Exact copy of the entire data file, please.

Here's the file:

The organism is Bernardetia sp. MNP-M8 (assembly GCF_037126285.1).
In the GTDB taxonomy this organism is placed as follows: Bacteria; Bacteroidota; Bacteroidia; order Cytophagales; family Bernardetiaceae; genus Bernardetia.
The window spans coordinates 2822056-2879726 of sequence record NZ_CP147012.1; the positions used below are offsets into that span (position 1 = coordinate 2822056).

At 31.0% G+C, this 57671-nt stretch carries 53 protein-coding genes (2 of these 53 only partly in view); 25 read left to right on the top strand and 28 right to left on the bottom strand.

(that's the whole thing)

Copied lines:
The organism is Bernardetia sp. MNP-M8 (assembly GCF_037126285.1).
In the GTDB taxonomy this organism is placed as follows: Bacteria; Bacteroidota; Bacteroidia; order Cytophagales; family Bernardetiaceae; genus Bernardetia.
The window spans coordinates 2822056-2879726 of sequence record NZ_CP147012.1; the positions used below are offsets into that span (position 1 = coordinate 2822056).

At 31.0% G+C, this 57671-nt stretch carries 53 protein-coding genes (2 of these 53 only partly in view); 25 read left to right on the top strand and 28 right to left on the bottom strand.